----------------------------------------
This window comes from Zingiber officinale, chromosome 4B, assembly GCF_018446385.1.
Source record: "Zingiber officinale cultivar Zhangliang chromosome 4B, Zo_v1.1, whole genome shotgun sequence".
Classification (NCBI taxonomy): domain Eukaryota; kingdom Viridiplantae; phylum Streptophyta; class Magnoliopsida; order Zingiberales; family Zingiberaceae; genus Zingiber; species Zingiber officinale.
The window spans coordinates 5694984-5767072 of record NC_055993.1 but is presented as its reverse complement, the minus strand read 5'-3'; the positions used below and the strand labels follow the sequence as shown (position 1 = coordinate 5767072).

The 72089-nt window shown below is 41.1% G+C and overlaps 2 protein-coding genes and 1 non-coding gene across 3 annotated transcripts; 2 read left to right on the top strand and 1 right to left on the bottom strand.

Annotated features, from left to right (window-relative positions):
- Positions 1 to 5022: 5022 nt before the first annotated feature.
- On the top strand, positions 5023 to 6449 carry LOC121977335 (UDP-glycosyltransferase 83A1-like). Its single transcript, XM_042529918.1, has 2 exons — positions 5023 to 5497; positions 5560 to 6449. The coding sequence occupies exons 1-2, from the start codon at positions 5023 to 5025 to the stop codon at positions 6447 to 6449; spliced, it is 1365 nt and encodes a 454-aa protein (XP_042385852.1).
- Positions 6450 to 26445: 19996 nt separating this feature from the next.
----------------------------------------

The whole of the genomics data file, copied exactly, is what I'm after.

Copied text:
This window comes from Zingiber officinale, chromosome 4B, assembly GCF_018446385.1.
Source record: "Zingiber officinale cultivar Zhangliang chromosome 4B, Zo_v1.1, whole genome shotgun sequence".
Classification (NCBI taxonomy): domain Eukaryota; kingdom Viridiplantae; phylum Streptophyta; class Magnoliopsida; order Zingiberales; family Zingiberaceae; genus Zingiber; species Zingiber officinale.
The window spans coordinates 5694984-5767072 of record NC_055993.1 but is presented as its reverse complement, the minus strand read 5'-3'; the positions used below and the strand labels follow the sequence as shown (position 1 = coordinate 5767072).

The 72089-nt window shown below is 41.1% G+C and overlaps 2 protein-coding genes and 1 non-coding gene across 3 annotated transcripts; 2 read left to right on the top strand and 1 right to left on the bottom strand.

Annotated features, from left to right (window-relative positions):
- Positions 1 to 5022: 5022 nt before the first annotated feature.
- On the top strand, positions 5023 to 6449 carry LOC121977335 (UDP-glycosyltransferase 83A1-like). Its single transcript, XM_042529918.1, has 2 exons — positions 5023 to 5497; positions 5560 to 6449. The coding sequence occupies exons 1-2, from the start codon at positions 5023 to 5025 to the stop codon at positions 6447 to 6449; spliced, it is 1365 nt and encodes a 454-aa protein (XP_042385852.1).
- Positions 6450 to 26445: 19996 nt separating this feature from the next.